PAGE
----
Friday night, my husband was letting a church member out of our gate and locking it up for the night, when a man driving our teammate’s pick-up truck drove up to our gate and repeatedly shouted in Tsonga, “Where’s my canopy??”
Once again, it was a case of mistaken identity. Though we’ve lived here a bit longer than our teammates in another less-central village 10 minutes down a tar road that connects a seemingly endless string of villages, our teammates are by far the better known family around here. Their house is in a much more visible place in their village on a main thoroughfare that leads to two other villages. We confused the Tsongas even more by each having four children in rapid succession, each having the same exact pick-up, and even looking somewhat similar. And of course, we both speak the language.
So our teammates recently bought a new car, sold their pick-up identical to ours, and the buyer wanted the canopy for the bed of the pick-up. He’s from a whole ‘nuther string of villages somewhere else, so he drove out here and asked someone where the white guy lived. He was directed to our house. Our bewilderment was visibly funny when he shouted at us for his canopy!
Anyway, it didn’t take long for us to figure out what had happened. We’re used to this confusion. People constantly shout our teammate’s name at us as we pass in the truck, asking for lifts back to their (and his) village. Seth goes to the local hardware shop and gets called by our teammate’s name. He rarely tries to correct them, as listening skills are not generally a strong point of this culture.
If they listen long enough to understand that there are, oddly enough, two white families in this sea of chocolate out here, they usually laugh a bit chagrined: “Oh, I thought you were him. There’s another white person?”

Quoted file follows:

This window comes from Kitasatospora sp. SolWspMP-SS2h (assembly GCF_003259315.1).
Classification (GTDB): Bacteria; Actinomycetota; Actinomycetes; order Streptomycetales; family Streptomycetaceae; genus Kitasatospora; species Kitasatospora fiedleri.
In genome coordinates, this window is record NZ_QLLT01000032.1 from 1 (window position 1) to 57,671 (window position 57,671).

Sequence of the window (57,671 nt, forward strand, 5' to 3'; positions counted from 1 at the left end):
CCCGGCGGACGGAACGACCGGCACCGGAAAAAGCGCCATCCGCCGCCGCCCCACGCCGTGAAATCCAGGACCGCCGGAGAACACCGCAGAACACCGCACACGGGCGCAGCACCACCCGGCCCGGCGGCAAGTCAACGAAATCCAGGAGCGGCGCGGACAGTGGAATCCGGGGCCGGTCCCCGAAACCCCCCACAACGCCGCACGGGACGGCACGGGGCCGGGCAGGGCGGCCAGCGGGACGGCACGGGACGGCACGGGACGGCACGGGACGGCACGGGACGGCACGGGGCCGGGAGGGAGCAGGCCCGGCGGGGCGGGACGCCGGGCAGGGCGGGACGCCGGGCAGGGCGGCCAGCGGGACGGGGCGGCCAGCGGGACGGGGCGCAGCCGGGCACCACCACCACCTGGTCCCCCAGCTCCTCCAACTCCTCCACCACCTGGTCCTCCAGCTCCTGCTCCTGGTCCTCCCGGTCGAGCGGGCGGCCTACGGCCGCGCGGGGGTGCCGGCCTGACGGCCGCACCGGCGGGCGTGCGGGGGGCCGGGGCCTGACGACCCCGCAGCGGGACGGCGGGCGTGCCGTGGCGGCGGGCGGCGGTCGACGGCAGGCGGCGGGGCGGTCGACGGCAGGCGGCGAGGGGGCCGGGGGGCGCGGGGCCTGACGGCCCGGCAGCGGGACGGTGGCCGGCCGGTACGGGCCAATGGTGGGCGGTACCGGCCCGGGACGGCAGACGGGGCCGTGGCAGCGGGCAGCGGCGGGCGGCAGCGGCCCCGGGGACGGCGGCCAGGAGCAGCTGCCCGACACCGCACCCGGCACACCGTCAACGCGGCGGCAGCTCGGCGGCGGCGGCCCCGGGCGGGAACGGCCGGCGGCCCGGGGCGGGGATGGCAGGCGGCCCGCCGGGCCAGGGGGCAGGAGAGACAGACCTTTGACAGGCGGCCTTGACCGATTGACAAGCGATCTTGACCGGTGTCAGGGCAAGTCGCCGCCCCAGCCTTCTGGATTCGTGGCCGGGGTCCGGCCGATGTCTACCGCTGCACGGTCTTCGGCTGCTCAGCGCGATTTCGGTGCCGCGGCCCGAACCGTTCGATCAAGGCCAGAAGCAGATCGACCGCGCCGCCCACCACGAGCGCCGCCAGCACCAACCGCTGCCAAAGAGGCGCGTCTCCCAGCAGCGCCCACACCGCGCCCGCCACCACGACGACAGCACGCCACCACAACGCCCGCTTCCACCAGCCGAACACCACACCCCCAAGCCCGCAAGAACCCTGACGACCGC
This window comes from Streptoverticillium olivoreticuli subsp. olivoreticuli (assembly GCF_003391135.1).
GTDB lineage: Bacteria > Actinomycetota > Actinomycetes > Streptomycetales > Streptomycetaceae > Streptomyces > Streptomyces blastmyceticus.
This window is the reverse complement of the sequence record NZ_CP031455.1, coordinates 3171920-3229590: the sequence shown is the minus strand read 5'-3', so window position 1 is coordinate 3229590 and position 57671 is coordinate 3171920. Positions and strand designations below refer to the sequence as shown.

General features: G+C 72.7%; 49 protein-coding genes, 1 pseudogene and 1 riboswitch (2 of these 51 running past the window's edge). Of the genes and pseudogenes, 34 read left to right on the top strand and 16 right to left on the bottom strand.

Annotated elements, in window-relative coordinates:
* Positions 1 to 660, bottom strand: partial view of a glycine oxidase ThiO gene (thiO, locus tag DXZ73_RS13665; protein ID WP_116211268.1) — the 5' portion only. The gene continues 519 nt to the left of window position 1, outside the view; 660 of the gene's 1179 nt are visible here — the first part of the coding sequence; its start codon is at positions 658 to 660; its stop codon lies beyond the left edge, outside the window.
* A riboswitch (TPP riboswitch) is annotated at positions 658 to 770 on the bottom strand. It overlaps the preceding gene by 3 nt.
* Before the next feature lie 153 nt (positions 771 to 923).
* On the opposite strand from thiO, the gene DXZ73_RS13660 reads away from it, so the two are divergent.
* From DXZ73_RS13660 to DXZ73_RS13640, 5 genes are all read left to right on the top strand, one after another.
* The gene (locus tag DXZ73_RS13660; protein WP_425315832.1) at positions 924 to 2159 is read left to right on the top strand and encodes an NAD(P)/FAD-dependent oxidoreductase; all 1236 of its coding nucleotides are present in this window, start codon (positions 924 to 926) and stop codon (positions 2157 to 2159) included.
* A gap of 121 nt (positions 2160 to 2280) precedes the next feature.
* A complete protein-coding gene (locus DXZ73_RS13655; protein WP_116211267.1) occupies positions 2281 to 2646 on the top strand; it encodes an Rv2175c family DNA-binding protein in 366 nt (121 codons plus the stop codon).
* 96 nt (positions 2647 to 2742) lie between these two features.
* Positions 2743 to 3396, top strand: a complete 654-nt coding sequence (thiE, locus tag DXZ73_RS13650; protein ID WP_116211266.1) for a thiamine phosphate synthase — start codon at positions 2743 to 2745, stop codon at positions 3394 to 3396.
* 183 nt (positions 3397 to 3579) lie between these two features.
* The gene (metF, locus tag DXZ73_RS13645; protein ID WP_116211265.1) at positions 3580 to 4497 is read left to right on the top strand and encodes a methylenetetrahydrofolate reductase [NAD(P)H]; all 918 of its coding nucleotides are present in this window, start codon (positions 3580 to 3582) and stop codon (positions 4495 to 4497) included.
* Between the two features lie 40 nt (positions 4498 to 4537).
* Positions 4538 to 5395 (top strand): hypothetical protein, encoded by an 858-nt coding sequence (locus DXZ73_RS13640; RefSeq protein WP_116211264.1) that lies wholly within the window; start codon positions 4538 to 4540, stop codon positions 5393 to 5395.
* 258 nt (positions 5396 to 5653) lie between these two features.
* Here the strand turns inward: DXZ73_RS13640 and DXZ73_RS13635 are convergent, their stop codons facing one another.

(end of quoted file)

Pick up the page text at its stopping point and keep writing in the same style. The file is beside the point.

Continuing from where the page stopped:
“Yes,” we respond. “Don’t worry. We know: all white people look alike.”
Outburst of laughter and quick agreement! “Yes,” they agree, “White people all look alike.” Then they might flick their nose to show the offending member which causes confusion. You know, we all have sharp-tipped noses…
We tease them back. “What? You only have to remember one or two white people. Look at all of you we have to keep straight!”
I remember getting confused back when I was a teenager ministering on my church’s bus route. Many of those little black girls with their adorable beaded braids looked the same to me. Now I can tell the Africans apart even if, for example, a woman wearing a hairpiece tells me her full name one day, and comes to church the next day without the hairpiece and uses her nickname. 😉 I can kind-of tell when someone’s from Zimbabwe versus South Africa, and it’s even easier to pick an Ethiopian or Somalian out of a crowd. (There is a small Somalian community here.) Seth’s better at that than me.
Anyway, I just wanted to share the funny thought that if you’ve ever looked at a people group (Africans, Koreans, whatever) and gotten mixed up because to you they all look the same–they think the same thing about you!